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Rated: 13+ · Other · Family · #2232962
Death brings peace to a life that has become futile.
She reached for the clock on the bedside table and silenced the alarm that pealed like claps of thunder. She hissed through her teeth as anger rose from her throat. She spat out a disgusting swear word, unaware she was loud. She was irritated at the intrusion into her sleep. She turned and faced the wall, annoyed at waking up at the ungodly hour of midnight. She yawned and pressed her hand to her throat. It was warm and scratchy. She coughed suddenly. She coughed again to dislodge a horrid substance in her throat.

In the next minute, she bounced out of bed, sprinted to the bathroom, and spewed a large amount of phlegm into the toilet bowl. She threw up once more, pressed her hand to her tummy and spewed out more saliva. She straightened up and ran the cold tap. She splashed cold water to her face, washed off beads of sweat on her forehead, and noticed her cheeks were reddish as she glanced at the mirror. Her hair was a total mess, all in a tangle with each other. She felt it a burdensome bother to smooth out the tangled mess. Instead she inched toward the door.

She grabbed a towel off the rack as she padded back to her room . She sat on the edge of her bed, yawning. She wiped off perspiration that glistened on her face and neck. For a minute or two she stared into space. With a sigh, she flopped back into bed, decided to stay away from work for the day. She was in no way disturbed with her decision. However, she thought more about missing work, looked at the time, and made up her mind. As she drowsed, she thought or rather imagined she heard conversations. She could not determine where the whispers were coming from, and she did not care anyhow. Nevertheless, she dug herself deeper into the bedclothes and fell back into a weary sleep.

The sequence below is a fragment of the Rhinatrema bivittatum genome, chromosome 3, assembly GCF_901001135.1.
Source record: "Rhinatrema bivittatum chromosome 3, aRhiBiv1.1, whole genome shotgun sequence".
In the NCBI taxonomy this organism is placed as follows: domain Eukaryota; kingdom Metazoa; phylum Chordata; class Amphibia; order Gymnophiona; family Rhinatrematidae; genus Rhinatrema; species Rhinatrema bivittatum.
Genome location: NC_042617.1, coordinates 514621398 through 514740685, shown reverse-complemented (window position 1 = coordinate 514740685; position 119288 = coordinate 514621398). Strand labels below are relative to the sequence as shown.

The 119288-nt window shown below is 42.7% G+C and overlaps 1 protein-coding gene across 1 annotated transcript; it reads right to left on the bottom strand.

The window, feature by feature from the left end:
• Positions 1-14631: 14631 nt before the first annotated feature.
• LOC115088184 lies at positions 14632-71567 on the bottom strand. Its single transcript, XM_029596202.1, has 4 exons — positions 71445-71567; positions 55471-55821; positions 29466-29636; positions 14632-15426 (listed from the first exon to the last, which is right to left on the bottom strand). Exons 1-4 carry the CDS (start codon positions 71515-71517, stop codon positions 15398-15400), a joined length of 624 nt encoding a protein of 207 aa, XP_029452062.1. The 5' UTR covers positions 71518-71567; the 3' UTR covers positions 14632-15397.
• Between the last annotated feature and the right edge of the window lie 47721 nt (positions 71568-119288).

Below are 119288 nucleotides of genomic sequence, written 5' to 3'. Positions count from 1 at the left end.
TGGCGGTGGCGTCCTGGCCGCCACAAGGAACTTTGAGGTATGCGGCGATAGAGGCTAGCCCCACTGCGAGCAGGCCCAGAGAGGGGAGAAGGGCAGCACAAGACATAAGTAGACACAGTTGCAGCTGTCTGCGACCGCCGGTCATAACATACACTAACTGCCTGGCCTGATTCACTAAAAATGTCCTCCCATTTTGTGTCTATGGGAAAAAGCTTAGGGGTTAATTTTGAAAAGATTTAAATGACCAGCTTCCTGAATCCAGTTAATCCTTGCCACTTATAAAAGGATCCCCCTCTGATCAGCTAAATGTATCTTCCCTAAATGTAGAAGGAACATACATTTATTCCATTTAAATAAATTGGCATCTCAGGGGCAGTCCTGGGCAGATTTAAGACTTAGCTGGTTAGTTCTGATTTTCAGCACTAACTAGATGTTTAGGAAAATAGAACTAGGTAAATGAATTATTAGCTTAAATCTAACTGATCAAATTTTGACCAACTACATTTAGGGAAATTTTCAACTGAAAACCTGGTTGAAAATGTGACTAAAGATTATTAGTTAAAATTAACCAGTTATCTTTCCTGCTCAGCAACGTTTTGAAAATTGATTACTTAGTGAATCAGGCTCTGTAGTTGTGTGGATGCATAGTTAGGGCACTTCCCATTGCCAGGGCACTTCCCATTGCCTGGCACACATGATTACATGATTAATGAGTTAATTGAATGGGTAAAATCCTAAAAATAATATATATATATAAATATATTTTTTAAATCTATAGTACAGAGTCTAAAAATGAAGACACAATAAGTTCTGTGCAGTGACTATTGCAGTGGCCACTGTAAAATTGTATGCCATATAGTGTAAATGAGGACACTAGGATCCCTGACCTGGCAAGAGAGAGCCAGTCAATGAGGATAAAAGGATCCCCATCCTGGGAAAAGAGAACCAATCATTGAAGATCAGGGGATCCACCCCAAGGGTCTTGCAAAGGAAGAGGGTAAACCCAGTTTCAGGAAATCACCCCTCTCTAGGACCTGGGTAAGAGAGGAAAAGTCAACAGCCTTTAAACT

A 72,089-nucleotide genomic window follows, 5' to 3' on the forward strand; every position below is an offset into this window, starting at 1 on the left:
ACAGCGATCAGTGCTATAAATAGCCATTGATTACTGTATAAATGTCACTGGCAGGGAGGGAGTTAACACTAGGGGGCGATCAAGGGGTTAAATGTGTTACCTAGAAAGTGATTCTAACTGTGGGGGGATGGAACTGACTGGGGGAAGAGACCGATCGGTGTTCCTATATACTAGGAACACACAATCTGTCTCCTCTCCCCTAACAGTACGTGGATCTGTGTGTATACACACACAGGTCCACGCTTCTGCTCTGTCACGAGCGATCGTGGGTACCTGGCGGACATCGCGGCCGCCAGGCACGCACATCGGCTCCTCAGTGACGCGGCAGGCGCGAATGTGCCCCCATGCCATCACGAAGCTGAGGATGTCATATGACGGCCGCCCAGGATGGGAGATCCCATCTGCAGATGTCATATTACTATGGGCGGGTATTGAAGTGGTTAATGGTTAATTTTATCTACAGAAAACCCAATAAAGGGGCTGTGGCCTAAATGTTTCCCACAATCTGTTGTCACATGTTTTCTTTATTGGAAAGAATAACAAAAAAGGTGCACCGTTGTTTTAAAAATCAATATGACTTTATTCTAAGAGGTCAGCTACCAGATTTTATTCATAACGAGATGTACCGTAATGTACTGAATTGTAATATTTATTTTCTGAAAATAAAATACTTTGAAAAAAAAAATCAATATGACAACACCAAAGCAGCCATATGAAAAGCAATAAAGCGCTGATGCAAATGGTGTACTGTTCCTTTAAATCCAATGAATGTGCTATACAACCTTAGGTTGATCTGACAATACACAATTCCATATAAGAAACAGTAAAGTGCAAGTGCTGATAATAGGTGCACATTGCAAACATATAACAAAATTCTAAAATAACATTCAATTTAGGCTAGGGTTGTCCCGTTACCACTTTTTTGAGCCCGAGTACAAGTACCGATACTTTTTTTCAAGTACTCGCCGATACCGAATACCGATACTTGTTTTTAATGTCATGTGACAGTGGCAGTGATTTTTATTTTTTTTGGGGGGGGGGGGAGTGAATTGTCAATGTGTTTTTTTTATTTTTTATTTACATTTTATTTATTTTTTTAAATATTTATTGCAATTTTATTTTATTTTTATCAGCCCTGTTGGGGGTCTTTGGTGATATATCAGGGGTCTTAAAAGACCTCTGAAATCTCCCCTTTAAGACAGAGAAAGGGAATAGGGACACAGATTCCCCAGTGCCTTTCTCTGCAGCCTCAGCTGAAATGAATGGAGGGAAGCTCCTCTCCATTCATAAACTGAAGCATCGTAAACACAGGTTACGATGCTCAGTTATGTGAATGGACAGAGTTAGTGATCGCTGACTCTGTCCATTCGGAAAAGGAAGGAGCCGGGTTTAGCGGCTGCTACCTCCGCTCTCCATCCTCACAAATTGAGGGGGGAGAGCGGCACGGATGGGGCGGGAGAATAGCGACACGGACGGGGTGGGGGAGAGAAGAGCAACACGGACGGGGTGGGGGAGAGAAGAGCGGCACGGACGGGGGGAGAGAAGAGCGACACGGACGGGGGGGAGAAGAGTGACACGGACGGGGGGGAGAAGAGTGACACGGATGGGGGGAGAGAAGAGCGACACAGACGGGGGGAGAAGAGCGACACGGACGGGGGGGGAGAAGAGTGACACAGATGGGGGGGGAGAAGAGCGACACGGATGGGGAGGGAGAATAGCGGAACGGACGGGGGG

"Poor thing, she is burning."

"Is she going to be like her father, crazy?"

"Hush, you must not think like that of her."

"The rumor was, it was her mother."

"Her brother, too. He scratched his eyes out when he got the sickness."

"Did it run in the family, then?"

"The grandmother hacked her husband to death with a large knife when she found out he had a mistress."

"Goodness gracious, what a family."

"Ssssh, that is enough of that."

Lucinda slept away, snored at intervals, tossed and turned feverishly. She imagined the telephone rang; however, she mumbled or thought she scolded the ringing tone to stop. She floated in and out of a deep darkness that flung and pitched her about like a ball. She heard noises that came from every corner of the bedroom, intrusive and invading her solitude. The whispers boomed coarsely, followed by snickers that exploded like TNTs.

Stop, stop, she wailed, as she pressed her hands over her ears, that practically drowned the roars of whispered conversations and unkind laughter that floated to her ears. She tucked her knees under her as drowsy sleep took over.

She was up the next instant, leapt out of bed like a force hurricane 10, trembling on her feet. She felt dizzy as she bounced from floor to ceiling. Nauseous, she thudded to the carpeted floor. She became aware of wings that fluttered in the distance. Dazed, she eyeballed images that appeared like millions of fireflies, twinkling in the night above her, dancing harmoniously like a line of chorus girls in a show. Within minutes a blanket of feathery cocoon enveloped her into darkness. She struggled for breath.